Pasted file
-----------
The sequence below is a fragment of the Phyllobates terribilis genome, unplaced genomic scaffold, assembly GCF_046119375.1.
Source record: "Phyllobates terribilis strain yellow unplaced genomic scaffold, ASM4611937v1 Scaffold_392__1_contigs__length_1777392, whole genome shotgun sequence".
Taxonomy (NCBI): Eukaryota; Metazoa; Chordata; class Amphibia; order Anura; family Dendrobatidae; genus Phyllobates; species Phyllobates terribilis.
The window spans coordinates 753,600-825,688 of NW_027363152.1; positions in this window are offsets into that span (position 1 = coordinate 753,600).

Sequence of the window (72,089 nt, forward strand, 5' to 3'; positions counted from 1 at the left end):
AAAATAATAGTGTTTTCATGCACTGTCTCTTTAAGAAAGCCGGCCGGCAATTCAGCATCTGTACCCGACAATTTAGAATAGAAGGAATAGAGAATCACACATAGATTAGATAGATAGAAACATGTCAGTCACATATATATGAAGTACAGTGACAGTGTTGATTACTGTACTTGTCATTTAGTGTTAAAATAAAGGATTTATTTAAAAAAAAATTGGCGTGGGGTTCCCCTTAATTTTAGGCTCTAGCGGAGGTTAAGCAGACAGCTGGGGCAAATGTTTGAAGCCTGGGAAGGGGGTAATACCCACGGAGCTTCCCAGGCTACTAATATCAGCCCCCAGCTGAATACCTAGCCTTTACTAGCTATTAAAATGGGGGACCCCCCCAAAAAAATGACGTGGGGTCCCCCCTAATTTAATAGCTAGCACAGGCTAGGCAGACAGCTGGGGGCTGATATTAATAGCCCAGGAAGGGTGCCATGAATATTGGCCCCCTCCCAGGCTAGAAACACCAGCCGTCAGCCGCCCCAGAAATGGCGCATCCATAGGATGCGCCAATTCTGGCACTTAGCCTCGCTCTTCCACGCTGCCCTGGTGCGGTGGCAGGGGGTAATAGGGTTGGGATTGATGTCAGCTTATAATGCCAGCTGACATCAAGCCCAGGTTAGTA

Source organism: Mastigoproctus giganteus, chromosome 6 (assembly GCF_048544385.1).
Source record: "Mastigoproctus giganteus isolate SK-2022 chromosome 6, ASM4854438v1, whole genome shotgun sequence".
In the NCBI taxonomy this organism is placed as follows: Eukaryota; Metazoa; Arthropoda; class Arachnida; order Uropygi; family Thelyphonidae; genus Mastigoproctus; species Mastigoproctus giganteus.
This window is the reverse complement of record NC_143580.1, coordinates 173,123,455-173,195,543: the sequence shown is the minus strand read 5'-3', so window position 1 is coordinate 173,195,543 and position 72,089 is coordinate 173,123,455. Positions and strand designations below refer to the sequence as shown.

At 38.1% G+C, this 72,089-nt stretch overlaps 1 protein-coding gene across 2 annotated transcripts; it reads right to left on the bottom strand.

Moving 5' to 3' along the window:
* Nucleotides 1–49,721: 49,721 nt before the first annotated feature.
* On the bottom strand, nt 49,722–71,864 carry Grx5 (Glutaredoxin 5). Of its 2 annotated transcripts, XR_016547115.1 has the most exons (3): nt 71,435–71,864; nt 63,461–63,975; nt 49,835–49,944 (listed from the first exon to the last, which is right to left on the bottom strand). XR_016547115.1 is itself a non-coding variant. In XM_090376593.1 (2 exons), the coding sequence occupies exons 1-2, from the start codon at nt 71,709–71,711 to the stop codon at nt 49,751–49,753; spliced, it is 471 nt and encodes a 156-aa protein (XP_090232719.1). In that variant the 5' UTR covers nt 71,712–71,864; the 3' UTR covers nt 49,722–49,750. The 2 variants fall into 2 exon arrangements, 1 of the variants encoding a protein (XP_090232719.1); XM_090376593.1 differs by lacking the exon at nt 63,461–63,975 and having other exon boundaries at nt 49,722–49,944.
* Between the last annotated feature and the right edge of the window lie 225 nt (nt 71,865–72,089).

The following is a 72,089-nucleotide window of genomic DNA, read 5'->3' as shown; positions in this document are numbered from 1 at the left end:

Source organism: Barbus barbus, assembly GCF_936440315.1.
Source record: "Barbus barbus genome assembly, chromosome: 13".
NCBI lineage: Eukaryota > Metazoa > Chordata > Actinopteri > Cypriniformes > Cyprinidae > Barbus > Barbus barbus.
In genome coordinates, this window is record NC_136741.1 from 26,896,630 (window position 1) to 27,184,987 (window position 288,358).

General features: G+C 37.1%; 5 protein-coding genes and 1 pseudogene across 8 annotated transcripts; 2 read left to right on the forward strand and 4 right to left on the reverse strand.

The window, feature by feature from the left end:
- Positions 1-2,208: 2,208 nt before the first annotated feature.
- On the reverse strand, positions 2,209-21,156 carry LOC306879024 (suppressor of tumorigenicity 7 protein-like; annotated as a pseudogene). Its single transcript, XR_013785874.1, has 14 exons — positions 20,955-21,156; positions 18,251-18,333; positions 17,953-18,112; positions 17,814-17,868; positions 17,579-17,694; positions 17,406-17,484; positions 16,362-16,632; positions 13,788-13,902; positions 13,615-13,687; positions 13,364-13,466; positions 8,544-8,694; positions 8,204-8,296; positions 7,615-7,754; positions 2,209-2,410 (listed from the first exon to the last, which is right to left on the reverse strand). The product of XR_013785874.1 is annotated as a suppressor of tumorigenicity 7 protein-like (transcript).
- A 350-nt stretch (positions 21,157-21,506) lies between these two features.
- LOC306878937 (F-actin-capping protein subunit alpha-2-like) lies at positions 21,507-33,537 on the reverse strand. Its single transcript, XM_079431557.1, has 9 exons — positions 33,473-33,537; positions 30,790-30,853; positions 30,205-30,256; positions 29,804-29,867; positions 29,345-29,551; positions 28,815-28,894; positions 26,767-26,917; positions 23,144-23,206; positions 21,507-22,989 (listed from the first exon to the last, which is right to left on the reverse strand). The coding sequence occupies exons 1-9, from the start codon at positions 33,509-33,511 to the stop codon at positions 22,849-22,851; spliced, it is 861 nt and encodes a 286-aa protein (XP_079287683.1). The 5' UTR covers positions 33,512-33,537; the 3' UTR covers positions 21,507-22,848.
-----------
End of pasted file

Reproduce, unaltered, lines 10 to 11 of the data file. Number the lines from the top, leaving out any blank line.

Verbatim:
This window is the reverse complement of record NC_143580.1, coordinates 173,123,455-173,195,543: the sequence shown is the minus strand read 5'-3', so window position 1 is coordinate 173,195,543 and position 72,089 is coordinate 173,123,455. Positions and strand designations below refer to the sequence as shown.

At 38.1% G+C, this 72,089-nt stretch overlaps 1 protein-coding gene across 2 annotated transcripts; it reads right to left on the bottom strand.